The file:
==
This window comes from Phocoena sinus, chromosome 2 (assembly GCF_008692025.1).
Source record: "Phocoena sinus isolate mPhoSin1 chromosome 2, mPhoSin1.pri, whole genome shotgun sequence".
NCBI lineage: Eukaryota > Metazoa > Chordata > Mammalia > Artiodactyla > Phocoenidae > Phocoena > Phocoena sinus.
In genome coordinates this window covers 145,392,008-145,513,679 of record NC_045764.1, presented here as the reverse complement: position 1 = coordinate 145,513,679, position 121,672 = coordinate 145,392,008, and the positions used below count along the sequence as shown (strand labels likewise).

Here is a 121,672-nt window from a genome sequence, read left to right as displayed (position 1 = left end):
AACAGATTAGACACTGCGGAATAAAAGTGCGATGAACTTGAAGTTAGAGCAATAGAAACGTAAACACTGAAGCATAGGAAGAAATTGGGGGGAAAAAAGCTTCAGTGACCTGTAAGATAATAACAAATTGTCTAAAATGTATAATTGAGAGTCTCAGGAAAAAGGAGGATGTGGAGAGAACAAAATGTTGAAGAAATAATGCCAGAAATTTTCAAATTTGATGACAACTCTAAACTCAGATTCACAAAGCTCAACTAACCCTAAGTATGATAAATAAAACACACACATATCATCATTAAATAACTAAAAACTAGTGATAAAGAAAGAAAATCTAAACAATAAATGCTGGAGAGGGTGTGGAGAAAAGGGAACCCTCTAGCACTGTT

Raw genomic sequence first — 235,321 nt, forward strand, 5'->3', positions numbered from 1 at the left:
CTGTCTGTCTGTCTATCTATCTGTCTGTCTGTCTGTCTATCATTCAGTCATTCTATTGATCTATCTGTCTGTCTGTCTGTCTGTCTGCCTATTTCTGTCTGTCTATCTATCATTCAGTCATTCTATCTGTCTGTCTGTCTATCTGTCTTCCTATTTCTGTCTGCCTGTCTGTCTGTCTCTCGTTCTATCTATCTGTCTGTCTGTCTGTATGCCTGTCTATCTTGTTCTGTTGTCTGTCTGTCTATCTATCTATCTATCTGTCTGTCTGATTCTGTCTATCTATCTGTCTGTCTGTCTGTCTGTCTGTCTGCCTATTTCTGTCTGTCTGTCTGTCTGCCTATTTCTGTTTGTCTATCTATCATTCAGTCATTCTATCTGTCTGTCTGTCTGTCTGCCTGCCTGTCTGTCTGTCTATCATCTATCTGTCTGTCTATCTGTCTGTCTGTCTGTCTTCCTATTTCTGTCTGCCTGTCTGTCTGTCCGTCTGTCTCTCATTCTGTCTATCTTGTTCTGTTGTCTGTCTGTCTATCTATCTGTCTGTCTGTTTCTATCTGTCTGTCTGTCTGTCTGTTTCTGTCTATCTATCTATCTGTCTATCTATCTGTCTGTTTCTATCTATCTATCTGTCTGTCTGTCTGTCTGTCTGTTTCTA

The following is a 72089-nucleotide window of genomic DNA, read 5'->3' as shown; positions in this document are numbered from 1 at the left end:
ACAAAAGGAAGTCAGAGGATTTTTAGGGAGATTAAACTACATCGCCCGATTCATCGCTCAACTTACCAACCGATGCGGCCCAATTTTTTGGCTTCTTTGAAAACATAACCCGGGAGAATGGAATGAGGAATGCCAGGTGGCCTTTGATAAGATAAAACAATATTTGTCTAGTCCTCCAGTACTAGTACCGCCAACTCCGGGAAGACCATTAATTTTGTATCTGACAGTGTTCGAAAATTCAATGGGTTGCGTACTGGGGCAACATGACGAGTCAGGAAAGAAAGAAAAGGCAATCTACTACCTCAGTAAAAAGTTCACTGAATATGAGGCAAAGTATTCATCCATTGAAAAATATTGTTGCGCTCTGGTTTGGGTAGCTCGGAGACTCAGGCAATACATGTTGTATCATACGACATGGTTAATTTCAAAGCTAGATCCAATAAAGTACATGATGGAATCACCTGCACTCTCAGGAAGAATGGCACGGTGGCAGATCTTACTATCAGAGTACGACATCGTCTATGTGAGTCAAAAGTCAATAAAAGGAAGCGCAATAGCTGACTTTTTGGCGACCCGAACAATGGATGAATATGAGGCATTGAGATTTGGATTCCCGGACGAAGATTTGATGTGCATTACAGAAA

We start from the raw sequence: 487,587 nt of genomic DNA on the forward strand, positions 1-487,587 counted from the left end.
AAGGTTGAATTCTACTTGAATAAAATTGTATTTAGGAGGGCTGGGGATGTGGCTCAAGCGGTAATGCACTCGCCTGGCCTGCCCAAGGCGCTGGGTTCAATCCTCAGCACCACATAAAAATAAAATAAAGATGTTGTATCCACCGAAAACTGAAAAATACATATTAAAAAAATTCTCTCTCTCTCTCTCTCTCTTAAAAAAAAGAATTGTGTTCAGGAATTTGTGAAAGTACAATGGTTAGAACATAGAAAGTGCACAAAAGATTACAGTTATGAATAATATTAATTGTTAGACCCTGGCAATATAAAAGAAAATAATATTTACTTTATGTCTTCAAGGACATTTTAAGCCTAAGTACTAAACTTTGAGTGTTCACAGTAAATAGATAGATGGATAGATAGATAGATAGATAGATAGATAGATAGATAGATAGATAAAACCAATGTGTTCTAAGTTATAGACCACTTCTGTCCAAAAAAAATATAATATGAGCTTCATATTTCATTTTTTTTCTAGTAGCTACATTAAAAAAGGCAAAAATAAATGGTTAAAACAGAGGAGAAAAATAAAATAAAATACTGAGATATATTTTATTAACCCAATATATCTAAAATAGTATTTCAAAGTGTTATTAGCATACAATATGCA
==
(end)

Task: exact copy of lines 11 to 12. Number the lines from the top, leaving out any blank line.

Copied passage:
We start from the raw sequence: 487,587 nt of genomic DNA on the forward strand, positions 1-487,587 counted from the left end.
AAGGTTGAATTCTACTTGAATAAAATTGTATTTAGGAGGGCTGGGGATGTGGCTCAAGCGGTAATGCACTCGCCTGGCCTGCCCAAGGCGCTGGGTTCAATCCTCAGCACCACATAAAAATAAAATAAAGATGTTGTATCCACCGAAAACTGAAAAATACATATTAAAAAAATTCTCTCTCTCTCTCTCTCTCTTAAAAAAAAGAATTGTGTTCAGGAATTTGTGAAAGTACAATGGTTAGAACATAGAAAGTGCACAAAAGATTACAGTTATGAATAATATTAATTGTTAGACCCTGGCAATATAAAAGAAAATAATATTTACTTTATGTCTTCAAGGACATTTTAAGCCTAAGTACTAAACTTTGAGTGTTCACAGTAAATAGATAGATGGATAGATAGATAGATAGATAGATAGATAGATAGATAGATAGATAAAACCAATGTGTTCTAAGTTATAGACCACTTCTGTCCAAAAAAAATATAATATGAGCTTCATATTTCATTTTTTTTCTAGTAGCTACATTAAAAAAGGCAAAAATAAATGGTTAAAACAGAGGAGAAAAATAAAATAAAATACTGAGATATATTTTATTAACCCAATATATCTAAAATAGTATTTCAAAGTGTTATTAGCATACAATATGCA